We found evidence of late season tomato and potato blight in our garden early this evening. We are in good company as the blight has impacted farms and gardens throughout New England this year. We've been hearing of others who have lost their much loved tomatoes too early in the season to enjoy a single juicy red ripe delicious beauty. This morning at the farmer's market, we talked with a farmer who lost his entire crop overnight earlier this year. He repeated what we've read in the paper; that a large supplier out of Alabama sent diseased plants north this spring supplying big box stores with starts. Unsuspecting gardeners planted these starts and then the rain started, and continued to fall for much of June and July creating perfect conditions for the blight to spread, and it has spread far and wide.
This topic has been filed under "really interesting" in our minds; we've discussed it at length. It illustrates interconnected issues including global warming, industrial agriculture vs buying local, and crucially, will we be eating tomatoes this year?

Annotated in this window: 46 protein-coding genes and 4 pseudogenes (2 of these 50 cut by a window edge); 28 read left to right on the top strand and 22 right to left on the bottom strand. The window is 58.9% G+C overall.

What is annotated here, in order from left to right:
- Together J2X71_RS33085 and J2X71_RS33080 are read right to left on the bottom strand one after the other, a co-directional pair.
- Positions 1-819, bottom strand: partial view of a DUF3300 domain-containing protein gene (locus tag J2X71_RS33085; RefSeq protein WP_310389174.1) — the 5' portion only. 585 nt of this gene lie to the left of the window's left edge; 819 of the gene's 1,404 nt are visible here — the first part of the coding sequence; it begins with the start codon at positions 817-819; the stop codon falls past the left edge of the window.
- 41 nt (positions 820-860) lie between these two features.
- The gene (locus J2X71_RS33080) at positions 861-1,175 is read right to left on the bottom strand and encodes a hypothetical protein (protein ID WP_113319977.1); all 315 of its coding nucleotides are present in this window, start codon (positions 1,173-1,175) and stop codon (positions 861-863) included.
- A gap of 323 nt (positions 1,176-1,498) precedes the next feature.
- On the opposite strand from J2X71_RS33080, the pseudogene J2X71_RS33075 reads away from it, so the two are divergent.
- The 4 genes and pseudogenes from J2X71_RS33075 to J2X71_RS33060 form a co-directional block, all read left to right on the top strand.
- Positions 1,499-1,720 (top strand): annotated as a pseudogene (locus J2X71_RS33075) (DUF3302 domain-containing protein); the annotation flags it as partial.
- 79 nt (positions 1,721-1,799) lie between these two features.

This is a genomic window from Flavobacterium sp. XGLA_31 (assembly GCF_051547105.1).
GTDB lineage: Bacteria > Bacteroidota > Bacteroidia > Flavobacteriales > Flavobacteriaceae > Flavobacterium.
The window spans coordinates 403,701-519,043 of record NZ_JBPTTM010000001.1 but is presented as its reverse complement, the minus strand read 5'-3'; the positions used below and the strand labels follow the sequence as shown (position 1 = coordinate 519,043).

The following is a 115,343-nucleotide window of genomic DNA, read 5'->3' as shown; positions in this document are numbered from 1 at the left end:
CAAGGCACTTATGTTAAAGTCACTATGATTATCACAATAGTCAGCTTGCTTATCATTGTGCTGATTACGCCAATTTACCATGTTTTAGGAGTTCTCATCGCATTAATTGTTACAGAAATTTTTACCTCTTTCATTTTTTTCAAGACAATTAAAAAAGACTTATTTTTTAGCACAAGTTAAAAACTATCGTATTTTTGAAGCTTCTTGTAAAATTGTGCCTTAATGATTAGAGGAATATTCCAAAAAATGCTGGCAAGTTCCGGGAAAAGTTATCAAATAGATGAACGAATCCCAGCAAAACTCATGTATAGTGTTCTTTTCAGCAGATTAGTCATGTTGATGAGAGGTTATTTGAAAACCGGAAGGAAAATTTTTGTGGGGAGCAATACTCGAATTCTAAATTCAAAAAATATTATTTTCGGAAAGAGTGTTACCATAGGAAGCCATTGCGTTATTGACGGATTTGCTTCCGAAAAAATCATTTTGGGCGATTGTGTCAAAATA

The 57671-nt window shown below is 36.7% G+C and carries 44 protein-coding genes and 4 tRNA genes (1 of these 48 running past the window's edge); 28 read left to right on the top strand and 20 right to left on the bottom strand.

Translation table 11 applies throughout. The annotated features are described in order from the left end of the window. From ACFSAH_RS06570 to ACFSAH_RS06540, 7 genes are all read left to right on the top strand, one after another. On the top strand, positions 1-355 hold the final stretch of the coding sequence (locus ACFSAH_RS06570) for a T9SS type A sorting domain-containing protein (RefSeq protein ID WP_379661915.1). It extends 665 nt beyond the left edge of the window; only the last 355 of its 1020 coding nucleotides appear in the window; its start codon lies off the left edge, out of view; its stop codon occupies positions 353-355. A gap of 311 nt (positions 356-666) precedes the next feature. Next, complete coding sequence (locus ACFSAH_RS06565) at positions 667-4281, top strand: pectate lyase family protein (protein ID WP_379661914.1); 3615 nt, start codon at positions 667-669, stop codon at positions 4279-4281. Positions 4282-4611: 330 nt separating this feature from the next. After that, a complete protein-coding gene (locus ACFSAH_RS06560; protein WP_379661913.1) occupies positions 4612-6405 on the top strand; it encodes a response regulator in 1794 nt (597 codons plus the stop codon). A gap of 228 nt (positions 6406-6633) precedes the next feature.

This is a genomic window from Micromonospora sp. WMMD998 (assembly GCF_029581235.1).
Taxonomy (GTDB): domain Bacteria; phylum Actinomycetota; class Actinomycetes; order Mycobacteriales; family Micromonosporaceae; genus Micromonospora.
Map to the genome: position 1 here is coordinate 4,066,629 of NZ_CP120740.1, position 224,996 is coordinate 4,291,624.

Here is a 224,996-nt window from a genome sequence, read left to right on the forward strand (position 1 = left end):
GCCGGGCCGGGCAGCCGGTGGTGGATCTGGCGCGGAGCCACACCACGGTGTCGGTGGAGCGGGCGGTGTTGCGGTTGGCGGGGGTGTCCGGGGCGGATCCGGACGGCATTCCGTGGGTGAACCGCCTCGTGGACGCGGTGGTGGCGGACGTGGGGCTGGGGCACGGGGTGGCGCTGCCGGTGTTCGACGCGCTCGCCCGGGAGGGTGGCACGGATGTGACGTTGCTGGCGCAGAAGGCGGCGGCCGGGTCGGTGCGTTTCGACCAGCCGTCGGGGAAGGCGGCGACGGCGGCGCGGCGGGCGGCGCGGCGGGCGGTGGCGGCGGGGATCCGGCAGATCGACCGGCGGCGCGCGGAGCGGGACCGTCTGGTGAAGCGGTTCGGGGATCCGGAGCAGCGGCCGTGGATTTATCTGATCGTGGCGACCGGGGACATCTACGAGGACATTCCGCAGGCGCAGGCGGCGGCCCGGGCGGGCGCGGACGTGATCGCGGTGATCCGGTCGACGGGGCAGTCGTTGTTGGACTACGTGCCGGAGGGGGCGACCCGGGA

In response we cut off all of the greens from our potatoes and put them in plastic garbage bags. One plant was all mush and stunk! Another had a large patch of spore underneath the leaves. Otherwise the plants seemed okay and we hope we caught it early enough to save the tubers (the disease is systemic so it moves from leaves to stems to tubers/fruits). We removed two tomato plants and carefully removed impacted leaves from others. A Cornell website suggests that if we stay on top of it and it is sunny, we might be able to nurture the plants along. We'll see. We are very lucky in that a lot of our fruit is ready to pick and we have plan to can tomorrow.